Sabar Dairy in Himmatnagar
Vadodara: ONGC has dropped a 27-year old legal battle to Sabarkantha District Cooperative Milk Producers’ Union Ltd, popularly called Sabar Dairy, to recover more than Rs 8 crore in the Himmatnagar-based milk combined over a dispute concerning natural gas rates.
Although the court announced ONGC’s argument that it was entitled to control the cost according to its agreement with the milk product and that it should also have the cost gap of Rs . 33 crore, the simple fact that it didn’t matter notice to the registrar of cooperative culture caused the suit becoming ignored.
According to ONGC’s claim, the milk marriage had to cover the cost difference to it thanks to change in government policy on pricing of gas along with a lawsuit on precisely the exact same issue. The PSU and also the combined society had entered into the arrangement from Vadodara in June 1985 for distribution of natural gas. According to the arrangement, the cost was decided by ONGC and the gasoline was supplied from April 1987. But prior to the distribution began, the government of India (GoI) issued a notification that it might determine the uniform cost of gasoline.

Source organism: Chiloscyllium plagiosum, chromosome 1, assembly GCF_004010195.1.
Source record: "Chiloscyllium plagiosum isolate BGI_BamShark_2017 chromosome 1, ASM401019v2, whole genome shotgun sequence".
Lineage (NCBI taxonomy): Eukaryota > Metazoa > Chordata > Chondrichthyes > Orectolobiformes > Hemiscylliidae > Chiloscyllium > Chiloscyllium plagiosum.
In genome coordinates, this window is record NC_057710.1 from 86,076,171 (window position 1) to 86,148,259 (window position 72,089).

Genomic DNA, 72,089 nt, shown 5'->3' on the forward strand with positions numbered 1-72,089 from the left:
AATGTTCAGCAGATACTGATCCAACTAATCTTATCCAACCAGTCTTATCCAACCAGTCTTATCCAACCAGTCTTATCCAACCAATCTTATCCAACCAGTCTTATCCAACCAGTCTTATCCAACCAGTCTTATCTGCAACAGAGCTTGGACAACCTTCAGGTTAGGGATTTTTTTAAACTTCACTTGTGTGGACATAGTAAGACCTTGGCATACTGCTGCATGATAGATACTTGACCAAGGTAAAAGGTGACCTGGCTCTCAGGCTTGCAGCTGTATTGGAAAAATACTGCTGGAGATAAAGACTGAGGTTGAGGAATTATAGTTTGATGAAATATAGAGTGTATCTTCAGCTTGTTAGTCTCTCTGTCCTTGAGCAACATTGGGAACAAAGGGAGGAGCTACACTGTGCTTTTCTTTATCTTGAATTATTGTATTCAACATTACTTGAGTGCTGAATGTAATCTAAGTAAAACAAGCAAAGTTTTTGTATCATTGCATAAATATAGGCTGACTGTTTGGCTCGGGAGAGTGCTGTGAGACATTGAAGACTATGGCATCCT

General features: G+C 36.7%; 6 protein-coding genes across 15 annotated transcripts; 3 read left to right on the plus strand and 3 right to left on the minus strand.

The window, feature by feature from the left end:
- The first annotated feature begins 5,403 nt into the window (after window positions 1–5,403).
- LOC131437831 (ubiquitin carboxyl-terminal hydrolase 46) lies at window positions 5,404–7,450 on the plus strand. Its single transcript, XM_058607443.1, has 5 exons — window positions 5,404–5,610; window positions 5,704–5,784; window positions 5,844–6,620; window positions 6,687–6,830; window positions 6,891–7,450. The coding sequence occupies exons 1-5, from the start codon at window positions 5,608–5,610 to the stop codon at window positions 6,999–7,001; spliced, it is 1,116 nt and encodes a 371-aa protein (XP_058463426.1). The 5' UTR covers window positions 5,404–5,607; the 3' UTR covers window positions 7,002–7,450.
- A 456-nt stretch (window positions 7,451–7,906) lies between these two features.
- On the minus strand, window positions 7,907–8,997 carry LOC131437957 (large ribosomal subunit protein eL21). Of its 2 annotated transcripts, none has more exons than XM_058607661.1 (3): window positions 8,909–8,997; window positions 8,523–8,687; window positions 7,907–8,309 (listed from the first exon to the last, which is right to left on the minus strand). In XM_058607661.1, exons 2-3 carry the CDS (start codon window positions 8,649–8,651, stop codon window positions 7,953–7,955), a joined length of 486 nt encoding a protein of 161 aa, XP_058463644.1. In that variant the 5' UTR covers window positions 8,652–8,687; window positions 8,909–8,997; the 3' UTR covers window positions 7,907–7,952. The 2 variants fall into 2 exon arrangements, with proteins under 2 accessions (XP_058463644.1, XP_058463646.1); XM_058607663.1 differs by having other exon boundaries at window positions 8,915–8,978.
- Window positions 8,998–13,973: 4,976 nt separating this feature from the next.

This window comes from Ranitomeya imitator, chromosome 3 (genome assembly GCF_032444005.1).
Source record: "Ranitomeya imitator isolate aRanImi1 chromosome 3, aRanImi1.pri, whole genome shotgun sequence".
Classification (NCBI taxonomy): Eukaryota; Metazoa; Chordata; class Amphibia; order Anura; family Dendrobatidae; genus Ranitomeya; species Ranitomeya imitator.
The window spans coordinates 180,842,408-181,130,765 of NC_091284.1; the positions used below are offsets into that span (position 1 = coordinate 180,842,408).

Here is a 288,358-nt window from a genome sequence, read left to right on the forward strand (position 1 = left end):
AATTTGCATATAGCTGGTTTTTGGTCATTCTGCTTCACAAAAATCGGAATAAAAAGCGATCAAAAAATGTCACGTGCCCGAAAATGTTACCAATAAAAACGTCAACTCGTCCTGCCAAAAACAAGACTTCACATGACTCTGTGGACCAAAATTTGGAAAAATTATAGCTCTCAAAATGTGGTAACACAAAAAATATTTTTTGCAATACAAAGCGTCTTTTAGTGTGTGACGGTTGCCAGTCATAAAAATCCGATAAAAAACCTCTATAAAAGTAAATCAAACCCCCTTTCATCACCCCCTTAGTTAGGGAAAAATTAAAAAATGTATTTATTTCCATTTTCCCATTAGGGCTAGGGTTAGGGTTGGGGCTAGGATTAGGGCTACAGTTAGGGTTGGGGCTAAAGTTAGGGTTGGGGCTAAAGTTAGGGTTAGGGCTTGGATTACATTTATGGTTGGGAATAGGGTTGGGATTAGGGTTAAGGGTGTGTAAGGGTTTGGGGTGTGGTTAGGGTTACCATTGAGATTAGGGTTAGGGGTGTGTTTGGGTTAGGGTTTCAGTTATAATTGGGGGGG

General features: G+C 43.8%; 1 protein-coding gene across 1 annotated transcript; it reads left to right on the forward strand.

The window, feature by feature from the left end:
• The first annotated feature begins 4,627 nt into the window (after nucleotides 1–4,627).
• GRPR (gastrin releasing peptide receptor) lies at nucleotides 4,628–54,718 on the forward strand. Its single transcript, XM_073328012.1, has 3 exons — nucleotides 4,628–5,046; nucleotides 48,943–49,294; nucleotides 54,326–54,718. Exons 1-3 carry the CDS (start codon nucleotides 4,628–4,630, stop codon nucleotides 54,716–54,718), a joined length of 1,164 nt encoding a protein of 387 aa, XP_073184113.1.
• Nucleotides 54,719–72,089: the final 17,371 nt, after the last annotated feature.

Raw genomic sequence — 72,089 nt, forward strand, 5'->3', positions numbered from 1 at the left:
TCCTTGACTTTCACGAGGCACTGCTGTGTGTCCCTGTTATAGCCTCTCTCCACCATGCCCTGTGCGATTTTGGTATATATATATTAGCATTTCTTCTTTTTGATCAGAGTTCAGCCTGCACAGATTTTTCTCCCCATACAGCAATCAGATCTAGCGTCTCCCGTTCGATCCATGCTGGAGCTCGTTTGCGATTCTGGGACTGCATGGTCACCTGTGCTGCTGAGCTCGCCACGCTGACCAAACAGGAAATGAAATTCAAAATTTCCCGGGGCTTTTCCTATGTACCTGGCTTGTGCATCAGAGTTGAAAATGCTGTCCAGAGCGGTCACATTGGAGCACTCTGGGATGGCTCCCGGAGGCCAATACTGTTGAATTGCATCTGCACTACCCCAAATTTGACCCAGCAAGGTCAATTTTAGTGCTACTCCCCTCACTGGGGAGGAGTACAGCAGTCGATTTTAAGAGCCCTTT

Even following the telling once the true gas distribution began in December 1987, ONGC issued invoices at the rate determined by it while the milk marriage made payments in the cost fixed by GoI. Throughout the hearing of this situation, the milk marriage asserted it had reminded ONGC to revamp the cost clause, however its officials gave oral assurances.
Meanwhile, in May 1990 that the Supreme Court enabled ONGC to resolve the purchase price of gas. ONGC advised the court that following the apex court’s order it requested the milk marriage to generate payment of difference between the agreed price and the true payment completed. However, since the marriage didn’t cover the cost gap, ONGC chose the lawful recourse.
The milk marriage claimed its case according to a single part of Gujarat Cooperative Societies Act. It claimed that according to department 167 of the legislation, ONGC must have issued notice to the registrar of cooperative societies because the dispute is impacting its organization.
The action makes it compulsory to issue the notice to the registrar first so that combined societies aren’t dragged into litigation.
dependent on the arguments and submissions produced by both entities, the courtroom of industrial and senior civil judge G J Shah ignored the case. The court observed that ONGC isn’t eligible for its own claims as the situation itself isn’t maintainable because the compulsory note beneath the Gujarat Cooperative Societies Act wasn’t issued.